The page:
Equity Residential, which owns eight buildings with 452 apartments in Berkeley, as well as the entitlement rights to build the 205-unit Acheson Commons complex on University Avenue, is putting its entire Berkeley portfolio up for sale.
No price is mentioned on the listing documents prepared by Eastdil Secured, Equity’s advisor and broker, but the sale should be in the hundreds of millions of dollars. That could mean millions of dollars in transfer taxes for Berkeley’s general fund.
“There’s an upside and a downside,” said Mayor Tom Bates about the sale. “We will get a tremendous property transfer tax from this, probably around $2 million. The property they have on University will probably get developed. That is also good for us. The downside is whoever buys it may be more aggressive with rents… It is going to put tremendous pressure on our rental properties.”
San Francisco-based Eastdil Secured is marketing the buildings, many of which are in downtown Berkeley, as the “Berkeley Apartment Collection.” The portfolio includes eight buildings with 452 units and an average age of 13 years; 39,891 square feet of retail space; and 289 parking spaces. In one of its emails, the company touts the buildings’ proximity to UC Berkeley and BART, its steady supply of student-tenants, and the fact that rents in Berkeley are rapidly increasing.
“Market rents in Berkeley have increased 57% since 2010, and 13% in the last year alone,” reads the email sent out by Eastdil Secured. “Consistent demand from a large student population, a well-compensated workforce, and a shortage of new Class A supply have combined to generate an average vacancy rate of just 3.6% over the past six years.”
The properties include the Gaia Building at 2117 Allston Way; the Bachenheimer Building at 2119 University; Berkeleyan Apartments at 1910 Oxford St.; Acton Courtyard at 1370 University; The Touriel Building at 2004 University; the ARTech Building at 2002 Addison St.; Renaissance Villas at 1627 University; and Acheson Commons at 2133 University.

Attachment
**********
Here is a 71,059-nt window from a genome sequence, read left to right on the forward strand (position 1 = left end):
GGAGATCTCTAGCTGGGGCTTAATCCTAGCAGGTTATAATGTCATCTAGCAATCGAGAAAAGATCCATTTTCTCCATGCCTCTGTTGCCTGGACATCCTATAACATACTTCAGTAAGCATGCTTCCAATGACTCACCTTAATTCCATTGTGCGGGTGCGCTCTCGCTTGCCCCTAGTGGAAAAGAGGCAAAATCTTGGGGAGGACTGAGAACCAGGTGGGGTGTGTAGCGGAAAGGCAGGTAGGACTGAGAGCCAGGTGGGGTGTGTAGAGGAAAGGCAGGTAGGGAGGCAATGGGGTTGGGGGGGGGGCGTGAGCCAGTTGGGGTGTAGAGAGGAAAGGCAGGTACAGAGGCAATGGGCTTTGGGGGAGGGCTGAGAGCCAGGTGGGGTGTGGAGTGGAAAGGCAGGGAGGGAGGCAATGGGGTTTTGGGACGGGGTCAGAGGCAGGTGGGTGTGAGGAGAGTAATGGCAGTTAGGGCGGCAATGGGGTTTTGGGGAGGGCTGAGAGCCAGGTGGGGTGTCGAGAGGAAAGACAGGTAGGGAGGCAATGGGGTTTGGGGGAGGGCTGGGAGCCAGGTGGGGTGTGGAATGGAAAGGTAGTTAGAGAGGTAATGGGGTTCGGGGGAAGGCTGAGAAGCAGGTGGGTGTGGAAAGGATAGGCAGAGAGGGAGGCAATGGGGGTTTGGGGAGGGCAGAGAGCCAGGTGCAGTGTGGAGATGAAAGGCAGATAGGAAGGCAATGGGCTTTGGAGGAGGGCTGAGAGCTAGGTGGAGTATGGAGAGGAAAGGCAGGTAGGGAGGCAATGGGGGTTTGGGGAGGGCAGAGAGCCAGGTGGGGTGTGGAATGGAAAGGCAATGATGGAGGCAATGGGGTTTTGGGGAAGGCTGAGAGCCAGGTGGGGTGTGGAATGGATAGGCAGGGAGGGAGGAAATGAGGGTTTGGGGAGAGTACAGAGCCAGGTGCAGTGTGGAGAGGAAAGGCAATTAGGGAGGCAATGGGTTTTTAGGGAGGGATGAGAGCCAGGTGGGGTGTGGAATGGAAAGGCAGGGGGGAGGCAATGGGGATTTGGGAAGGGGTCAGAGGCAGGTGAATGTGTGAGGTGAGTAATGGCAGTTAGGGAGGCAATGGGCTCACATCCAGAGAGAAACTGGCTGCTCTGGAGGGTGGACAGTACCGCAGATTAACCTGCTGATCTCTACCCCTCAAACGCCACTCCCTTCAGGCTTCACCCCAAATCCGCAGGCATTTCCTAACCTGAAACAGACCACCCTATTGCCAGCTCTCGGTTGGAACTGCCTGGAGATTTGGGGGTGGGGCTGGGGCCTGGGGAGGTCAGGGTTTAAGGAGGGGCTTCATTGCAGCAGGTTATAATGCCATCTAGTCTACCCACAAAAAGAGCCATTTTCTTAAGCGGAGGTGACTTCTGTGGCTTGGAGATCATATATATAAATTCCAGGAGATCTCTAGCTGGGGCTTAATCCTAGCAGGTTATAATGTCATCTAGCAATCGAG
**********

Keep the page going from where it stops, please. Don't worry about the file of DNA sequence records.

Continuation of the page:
Equity, which was started by Chicago businessman Sam Zell, is probably selling its Berkeley portfolio because the apartments don’t fit in with the mix of its other properties in the Bay Area, according to Bates. Equity owns more than 5,000 units in the Bay Area, but has recently been planning — and building — luxury apartments in San Francisco. The company may have decided to concentrate on the market for upscale housing rather than student housing, he said.
“When they look at their real estate holdings they don’t have student housing,” said Bates. “They prefer to have high-rise luxury towers. This doesn’t fit with their corporate plans.”
John Hyjer, Equity’s vice president for investments in Northern California, did not return calls for comment.
Equity Residential acquired most of its Berkeley buildings in April 2007 when it purchased the Berkeley portfolio from Patrick Kennedy’s Panoramic Interests for about $146 million, the largest real estate transaction in Berkeley’s history. Kennedy said at the time that he was the largest landlord for UC Berkeley students.
Equity Residential is probably the second largest landlord in Berkeley. The largest is the Lakireddy family, which owns more than 1,000 units.
Equity Residential has been a force in Berkeley politics. In 2010, it contributed $25,000 toward the passage of Measure R, which created a blueprint for a more densely developed downtown. It passed with 64% of the vote.
Questions have been swirling for months about the fate of Acheson Commons, a huge apartment complex along Shattuck and University avenues. Equity Residential won city approval to develop the property in 2013, but construction never began. Equity has been issued building permits for the site and has arranged for the transfer of two old brown-shingled houses off the property, allowing the complex to be constructed without further bureaucratic hurdles.
Considering low-interest rates and high demand for housing, observers were curious why Equity had not started construction. Hyjer told Berkeleyside earlier this year that Equity still planned to proceed. The company was just trying to time construction correctly so the units could open at the end of the summer when students are coming back to school. The company didn’t want to have units sit empty for any length of time, he said.
Interest in the properties is already strong among Bay Area developers, according to Bates.
“There are a number of people interested in buying it,” he said.
City’s largest ever apartment building gets go-ahead (07.11.13)
Acheson Commons sent back to Berkeley Rent Board (03.07.13)
1,000 new apartments planned for downtown Berkeley (02.07.13)
Ace Hardware will not move to Andronico’s old space (09.18.12)
Two Berkeley brown shingles for sale. Price: $1 each (07.19.12)
Acheson Commons: Large change for downtown (04.09.12)
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